Then when you have separated cruciality from “12345,” make some noise:
for (( u = 0 ; u < uCount ; u++ )) ; do
# Output is concatenated to maintain continuity of demonstration.
# For the real deal, use gpg's --output option and forego looping.
gpg --armor --gen-random 2 "$uLength" >> /mnt/hdd_not_ssd/entropy.txt
Look at the randomness. These are your passwords. Break them into variable-length chunks, and store them in files. Don’t let your editor back them up, and remember that extra caution during the setup procedure lasts forever:
echo "set nobackup" >> ~/.vimrc
echo "set nowritebackup" >> ~/.vimrc
# Saved to these:
Gnome-keyring, python-keyring, and libsecret would only be redundant links in your chain. Do not bother assessing their strengths, because they are superfluous. Instead, concoct a good master passphrase and generate a key from GNU Privacy Guard:
Encrypt your password files as soon as possible:
> pub rsa2048/DEADBEEF 2015-04-01 [有効期限: 2016-04-01]
> uid XXX
> sub rsa2048/LIVEBEEF 2015-04-01 [有効期限: 2016-04-01]
gpg -ear "$sKeyId" /mnt/hdd_not_ssd/gmail.txt
gpg -ear "$sKeyId" /mnt/hdd_not_ssd/japan_net_bank.txt
gpg -ear "$sKeyId" /mnt/hdd_not_ssd/freenode.txt
# ... and so on.
Finally, output passwords through your window manager, using xdotool. Though this link is arguably stronger than even physically typing a password on a keyboard, it is still the weakest in our short and sturdy chain:
xdotool type --clearmodifiers --delay 5 "$( gpg -qd "$pGmail" )"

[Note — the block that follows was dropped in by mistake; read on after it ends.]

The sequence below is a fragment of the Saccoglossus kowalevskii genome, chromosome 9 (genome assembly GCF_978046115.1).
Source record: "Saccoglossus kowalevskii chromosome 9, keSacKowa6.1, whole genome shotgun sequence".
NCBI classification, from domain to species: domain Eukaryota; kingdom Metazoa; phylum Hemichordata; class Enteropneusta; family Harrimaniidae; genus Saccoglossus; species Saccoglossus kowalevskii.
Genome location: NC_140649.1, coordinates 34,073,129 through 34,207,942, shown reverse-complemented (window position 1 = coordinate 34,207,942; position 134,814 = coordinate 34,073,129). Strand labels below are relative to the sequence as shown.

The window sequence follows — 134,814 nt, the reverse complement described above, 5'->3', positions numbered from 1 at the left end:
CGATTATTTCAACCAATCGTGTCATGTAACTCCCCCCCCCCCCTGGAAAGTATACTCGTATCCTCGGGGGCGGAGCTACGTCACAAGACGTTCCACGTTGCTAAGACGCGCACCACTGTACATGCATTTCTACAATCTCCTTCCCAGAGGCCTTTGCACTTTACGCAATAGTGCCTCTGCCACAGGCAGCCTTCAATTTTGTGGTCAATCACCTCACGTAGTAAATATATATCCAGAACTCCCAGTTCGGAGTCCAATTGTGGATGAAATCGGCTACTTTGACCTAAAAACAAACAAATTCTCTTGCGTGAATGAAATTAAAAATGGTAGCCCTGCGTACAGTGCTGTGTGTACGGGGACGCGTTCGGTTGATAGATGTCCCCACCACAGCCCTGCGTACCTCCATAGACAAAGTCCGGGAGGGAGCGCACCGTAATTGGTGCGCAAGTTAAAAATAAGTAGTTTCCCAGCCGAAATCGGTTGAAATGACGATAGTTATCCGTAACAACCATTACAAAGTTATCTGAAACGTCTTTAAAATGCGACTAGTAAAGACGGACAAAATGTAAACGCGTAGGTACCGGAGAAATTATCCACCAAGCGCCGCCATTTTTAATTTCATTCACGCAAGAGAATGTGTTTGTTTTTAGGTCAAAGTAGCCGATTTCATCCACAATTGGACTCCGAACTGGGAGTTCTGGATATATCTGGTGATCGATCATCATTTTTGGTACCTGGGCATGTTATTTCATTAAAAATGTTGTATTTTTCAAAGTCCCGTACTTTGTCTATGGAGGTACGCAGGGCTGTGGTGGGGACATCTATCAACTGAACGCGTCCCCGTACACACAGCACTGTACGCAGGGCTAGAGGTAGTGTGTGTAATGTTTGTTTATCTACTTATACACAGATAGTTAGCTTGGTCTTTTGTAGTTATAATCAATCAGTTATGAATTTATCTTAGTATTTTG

You can also use passwords with programs clever enough to take input from places other than GUI toolkits:
> set smtp_pass = `gpg -qd /mnt/no_longer_matters/gmail.asc`
> remotepasseval = Password ( "/mnt/no_longer_matters/gmail.asc" )
When you’ve memorized your master passphrase, adjust time-to-live settings for its prompting. The following settings will make gpg-agent require master passphrase input only once per day–not as often as it should, but I have little faith in you. Specify in seconds:
echo "default-cache-ttl 43200" >> ~/.gnupg/gpg-agent.conf
echo "max-cache-ttl 86400" >> ~/.gnupg/gpg-agent.conf
You can also force re-prompts for any subsequent password accesses. This is good to do before leaving your computer unattended. Make this command accessible. Mine is never more than four keystrokes away (the “R” item in the animated demonstration). It is a good idea to force a reprompt on system idle and sleep events, as well:
echo RELOADAGENT | gpg-connect-agent -v
… and that is the optimal convenience you can get out of a truly secure password management system. Passwords entropy level is high; password retrieval is convenient, with the master passphrase only required as often as configured; lastly, the chain of software from password request to password retrieval is as short as feasibly possible.
.. and I didn’t even mention LastPass being closed-source as a deal-breaker from the get-go.